Murray had won his two previous encounters against Del Potro
Andy Murray produced a sensational display as he beat Argentina's Juan Martin del Potro to reach the final of the Sony Ericsson Open in Miami.
The Briton sealed a 6-1 5-7 6-2 victory and will face Novak Djokovic in Sunday's final, after the Serb earlier beat Roger Federer 3-6 6-2 6-3.
An angry Federer smashed his racquet as the match slipped away.
Djokovic's win means that Murray cannot overtake him as the world number three in next week's rankings.
But the Scot will take great confidence from another fine performance as he saw off Del Potro in front of a partisan crowd in Friday's evening session.
The Scot, 21, had won both his previous matches against Del Potro and started magnificently, while his opponent appeared to be suffering from a draining quarter-final win over top seed Rafael Nadal.
The first set was perfect. I can only hope in the future I can play close to that level
Murray had made swift progress into the last four and looked razor sharp, breaking twice as he raced into a 5-0 lead and quickly took the set.
It was as much a lack of concentration from Murray as anything Del Potro did that saw the Briton drop serve early in the second, having led 40-0, but Murray got the break back straight away and looked on course for the win.
But the longer Del Potro, 20, stayed on serve the more his confidence grew, and he levelled the match with a superb game at 6-5 to send the crowd wild.
The momentum appeared to be with the seventh seed going into the decider as he saved an early break point but Murray remained impressively focused and got the break in game five.
With another break point pending at 4-2, Murray had to wait while Del Potro went to his chair for treatment to his leg, but the British number one converted his second chance of the game and served out the match comfortably.
"There were a lot of highs in the game. I think I only played one or two bad games," Murray said afterwards.
"The first set was perfect. I can only hope in the future I can play close to that level.
"In the first set I mixed it up a bit and kept him moving around. I knew he would be tired after the Nadal game so that's what I tried to do."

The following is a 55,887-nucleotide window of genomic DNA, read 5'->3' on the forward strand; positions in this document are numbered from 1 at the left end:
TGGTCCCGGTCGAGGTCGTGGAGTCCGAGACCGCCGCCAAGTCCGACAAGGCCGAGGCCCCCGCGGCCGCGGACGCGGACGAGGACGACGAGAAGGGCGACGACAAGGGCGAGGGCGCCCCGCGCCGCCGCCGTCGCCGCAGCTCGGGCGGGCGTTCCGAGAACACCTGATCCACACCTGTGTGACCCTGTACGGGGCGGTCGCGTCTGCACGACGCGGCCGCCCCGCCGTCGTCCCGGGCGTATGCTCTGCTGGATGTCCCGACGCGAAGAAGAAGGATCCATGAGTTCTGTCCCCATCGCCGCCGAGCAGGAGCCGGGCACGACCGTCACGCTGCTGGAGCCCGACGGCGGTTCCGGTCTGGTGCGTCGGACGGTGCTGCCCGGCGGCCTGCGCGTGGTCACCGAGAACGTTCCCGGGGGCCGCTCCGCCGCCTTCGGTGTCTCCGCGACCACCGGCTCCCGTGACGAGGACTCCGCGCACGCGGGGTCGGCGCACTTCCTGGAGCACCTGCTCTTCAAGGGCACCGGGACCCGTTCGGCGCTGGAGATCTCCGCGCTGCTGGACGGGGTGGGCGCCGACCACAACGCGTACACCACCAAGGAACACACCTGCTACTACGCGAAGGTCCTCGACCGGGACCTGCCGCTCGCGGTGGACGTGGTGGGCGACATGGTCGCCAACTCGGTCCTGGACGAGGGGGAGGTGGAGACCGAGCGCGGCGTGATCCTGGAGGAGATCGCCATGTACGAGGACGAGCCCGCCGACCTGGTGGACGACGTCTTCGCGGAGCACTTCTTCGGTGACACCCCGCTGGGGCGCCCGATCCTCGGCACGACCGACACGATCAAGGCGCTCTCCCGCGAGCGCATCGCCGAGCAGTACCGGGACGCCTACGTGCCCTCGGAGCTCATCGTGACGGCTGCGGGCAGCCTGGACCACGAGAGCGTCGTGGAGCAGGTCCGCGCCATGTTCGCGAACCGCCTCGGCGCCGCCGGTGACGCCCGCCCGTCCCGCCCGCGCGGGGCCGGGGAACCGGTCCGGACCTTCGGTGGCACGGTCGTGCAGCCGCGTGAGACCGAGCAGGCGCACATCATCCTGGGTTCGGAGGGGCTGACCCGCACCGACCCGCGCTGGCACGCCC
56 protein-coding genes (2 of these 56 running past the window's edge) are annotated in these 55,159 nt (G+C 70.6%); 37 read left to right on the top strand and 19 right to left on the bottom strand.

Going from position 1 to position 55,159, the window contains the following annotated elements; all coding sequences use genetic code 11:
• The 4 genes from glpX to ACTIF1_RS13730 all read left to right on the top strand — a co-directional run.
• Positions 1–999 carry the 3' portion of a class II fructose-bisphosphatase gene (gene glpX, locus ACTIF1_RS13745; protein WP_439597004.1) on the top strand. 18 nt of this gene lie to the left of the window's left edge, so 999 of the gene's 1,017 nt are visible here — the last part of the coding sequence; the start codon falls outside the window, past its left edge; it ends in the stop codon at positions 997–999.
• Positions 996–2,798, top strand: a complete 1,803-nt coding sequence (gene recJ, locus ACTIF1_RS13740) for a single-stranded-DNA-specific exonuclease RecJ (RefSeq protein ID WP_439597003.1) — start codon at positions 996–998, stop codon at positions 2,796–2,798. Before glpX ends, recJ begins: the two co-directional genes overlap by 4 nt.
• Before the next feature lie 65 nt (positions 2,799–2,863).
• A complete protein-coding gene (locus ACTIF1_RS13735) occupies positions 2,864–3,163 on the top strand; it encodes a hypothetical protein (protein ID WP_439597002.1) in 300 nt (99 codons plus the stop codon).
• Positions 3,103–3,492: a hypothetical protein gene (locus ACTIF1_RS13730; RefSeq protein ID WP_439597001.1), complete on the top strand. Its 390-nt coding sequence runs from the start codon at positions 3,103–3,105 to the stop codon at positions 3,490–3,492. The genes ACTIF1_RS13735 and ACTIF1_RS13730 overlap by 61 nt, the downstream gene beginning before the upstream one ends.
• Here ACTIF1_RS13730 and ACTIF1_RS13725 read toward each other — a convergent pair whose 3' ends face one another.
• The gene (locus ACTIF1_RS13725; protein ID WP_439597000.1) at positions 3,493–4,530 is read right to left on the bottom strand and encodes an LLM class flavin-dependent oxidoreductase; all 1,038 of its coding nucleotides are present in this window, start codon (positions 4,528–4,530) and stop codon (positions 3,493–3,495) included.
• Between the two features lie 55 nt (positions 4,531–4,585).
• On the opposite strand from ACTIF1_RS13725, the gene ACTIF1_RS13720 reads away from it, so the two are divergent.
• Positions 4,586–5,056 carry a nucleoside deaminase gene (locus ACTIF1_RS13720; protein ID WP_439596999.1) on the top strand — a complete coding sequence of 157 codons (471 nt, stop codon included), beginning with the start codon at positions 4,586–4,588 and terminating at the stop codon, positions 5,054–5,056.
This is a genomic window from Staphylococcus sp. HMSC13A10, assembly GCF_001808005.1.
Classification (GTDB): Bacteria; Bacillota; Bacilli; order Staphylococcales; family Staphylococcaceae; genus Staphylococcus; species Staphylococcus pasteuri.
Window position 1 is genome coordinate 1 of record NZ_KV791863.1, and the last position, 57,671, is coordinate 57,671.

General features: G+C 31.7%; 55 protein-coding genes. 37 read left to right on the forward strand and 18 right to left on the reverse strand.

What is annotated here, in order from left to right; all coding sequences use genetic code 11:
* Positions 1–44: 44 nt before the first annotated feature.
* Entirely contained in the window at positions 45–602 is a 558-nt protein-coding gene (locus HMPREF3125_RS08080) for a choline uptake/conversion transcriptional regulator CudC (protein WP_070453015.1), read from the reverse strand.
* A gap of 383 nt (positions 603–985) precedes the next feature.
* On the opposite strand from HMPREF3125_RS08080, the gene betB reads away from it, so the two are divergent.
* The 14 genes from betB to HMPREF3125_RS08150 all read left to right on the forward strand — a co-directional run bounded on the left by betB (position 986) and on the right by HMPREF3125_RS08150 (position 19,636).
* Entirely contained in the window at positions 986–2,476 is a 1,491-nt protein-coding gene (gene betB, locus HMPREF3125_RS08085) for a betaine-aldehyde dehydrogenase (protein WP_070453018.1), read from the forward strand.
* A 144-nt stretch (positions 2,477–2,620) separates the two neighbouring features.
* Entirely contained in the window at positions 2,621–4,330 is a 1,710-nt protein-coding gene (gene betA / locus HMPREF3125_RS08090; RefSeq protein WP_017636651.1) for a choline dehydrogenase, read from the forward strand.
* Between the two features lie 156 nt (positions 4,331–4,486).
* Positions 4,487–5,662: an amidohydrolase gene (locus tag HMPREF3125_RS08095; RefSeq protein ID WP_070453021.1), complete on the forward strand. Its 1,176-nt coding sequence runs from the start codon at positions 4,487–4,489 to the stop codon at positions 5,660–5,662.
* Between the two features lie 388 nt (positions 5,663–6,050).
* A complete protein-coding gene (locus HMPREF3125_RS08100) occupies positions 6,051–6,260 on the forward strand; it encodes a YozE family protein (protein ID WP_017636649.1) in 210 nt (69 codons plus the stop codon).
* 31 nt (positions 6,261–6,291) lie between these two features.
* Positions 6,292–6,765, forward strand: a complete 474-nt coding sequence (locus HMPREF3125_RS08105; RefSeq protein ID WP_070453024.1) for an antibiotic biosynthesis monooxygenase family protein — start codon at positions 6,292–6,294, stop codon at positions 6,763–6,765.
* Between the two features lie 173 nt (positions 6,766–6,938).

Second seed Federer was trying to win his first title at the elite Masters 1000 level since Cincinnati in August, 2007, and the Swiss began Friday's first semi-final well in blustery conditions.
With his forehand impressive, Federer broke the Djokovic serve in games four and six, but the warning signs were there as he handed one of the breaks back before steadying himself to serve out.
Just because I smashed the racquet doesn't mean I lose it
From the start of second set, the 13-time Grand Slam winner's form slumped alarmingly. Djokovic broke for 2-0 and Federer missed with a makeable forehand at break point in the following game.
A Djokovic double-fault in game five then returned the break before Federer recovered from 0-40 in the next game, only to drop serve anyway, and the forlorn-looking second seed rounded off the set with successive double-faults.
His number of unforced errors in the second set stood at 17 - but the deciding set was simply a nightmare for the 2005 and 2006 champion.
A routine backhand volley into the tram lines was followed by three more unforced errors as Federer handed Djokovic the advantage in game two of the decider, and a forehand into the net prompted the usually calm Swiss to smash his racquet in frustration.
Djokovic had been far from at his best in the testing conditions, and a couple of double-faults at 4-0 gave Federer a sliver of hope.
But the Serb remained solid enough to serve out the victory and prolong Federer's wait for another Masters title.
"The key was the patience - something I didn't have in the first set," said Djokovic.
"The conditions were quite difficult. It was a nice breeze on a hot day for people in the stands, but for us players it wasn't easy. That's why there were much more unforced errors than winners."
Of his racquet smashing, Federer said: "I didn't lose it. I was just frustrated. Just because I smashed the racquet doesn't mean I lose it. Didn't feel great, it's just a natural thing I did."
He added: "Once one guy gets the upper hand, the other guy is a bit uncertain. It's tough but he struggled big time in the first set.
"I finished worse than him. He played so bad in the first set, I had a great effort by finishing even worse than him.
"You try hard and then it's just not working. Today it is different just because there's so much wind as well. Once you start feeling bad, it's kind of tough to regroup."